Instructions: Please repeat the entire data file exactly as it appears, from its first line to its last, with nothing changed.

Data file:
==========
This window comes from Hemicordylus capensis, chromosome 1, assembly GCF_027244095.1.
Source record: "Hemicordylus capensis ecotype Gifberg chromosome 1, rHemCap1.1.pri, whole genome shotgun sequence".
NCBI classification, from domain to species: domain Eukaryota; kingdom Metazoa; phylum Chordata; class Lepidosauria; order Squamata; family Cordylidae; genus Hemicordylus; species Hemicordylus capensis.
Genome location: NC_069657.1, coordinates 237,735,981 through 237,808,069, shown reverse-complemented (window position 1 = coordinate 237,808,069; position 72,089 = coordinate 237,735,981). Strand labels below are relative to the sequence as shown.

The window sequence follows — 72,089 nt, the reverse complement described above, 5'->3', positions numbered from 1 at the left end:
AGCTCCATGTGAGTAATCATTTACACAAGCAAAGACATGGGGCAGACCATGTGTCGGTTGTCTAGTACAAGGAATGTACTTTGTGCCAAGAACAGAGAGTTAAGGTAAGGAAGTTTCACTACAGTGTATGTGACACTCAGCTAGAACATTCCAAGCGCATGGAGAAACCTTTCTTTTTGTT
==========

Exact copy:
This window comes from Hemicordylus capensis, chromosome 1, assembly GCF_027244095.1.
Source record: "Hemicordylus capensis ecotype Gifberg chromosome 1, rHemCap1.1.pri, whole genome shotgun sequence".
NCBI classification, from domain to species: domain Eukaryota; kingdom Metazoa; phylum Chordata; class Lepidosauria; order Squamata; family Cordylidae; genus Hemicordylus; species Hemicordylus capensis.
Genome location: NC_069657.1, coordinates 237,735,981 through 237,808,069, shown reverse-complemented (window position 1 = coordinate 237,808,069; position 72,089 = coordinate 237,735,981). Strand labels below are relative to the sequence as shown.

The window sequence follows — 72,089 nt, the reverse complement described above, 5'->3', positions numbered from 1 at the left end:
AGCTCCATGTGAGTAATCATTTACACAAGCAAAGACATGGGGCAGACCATGTGTCGGTTGTCTAGTACAAGGAATGTACTTTGTGCCAAGAACAGAGAGTTAAGGTAAGGAAGTTTCACTACAGTGTATGTGACACTCAGCTAGAACATTCCAAGCGCATGGAGAAACCTTTCTTTTTGTT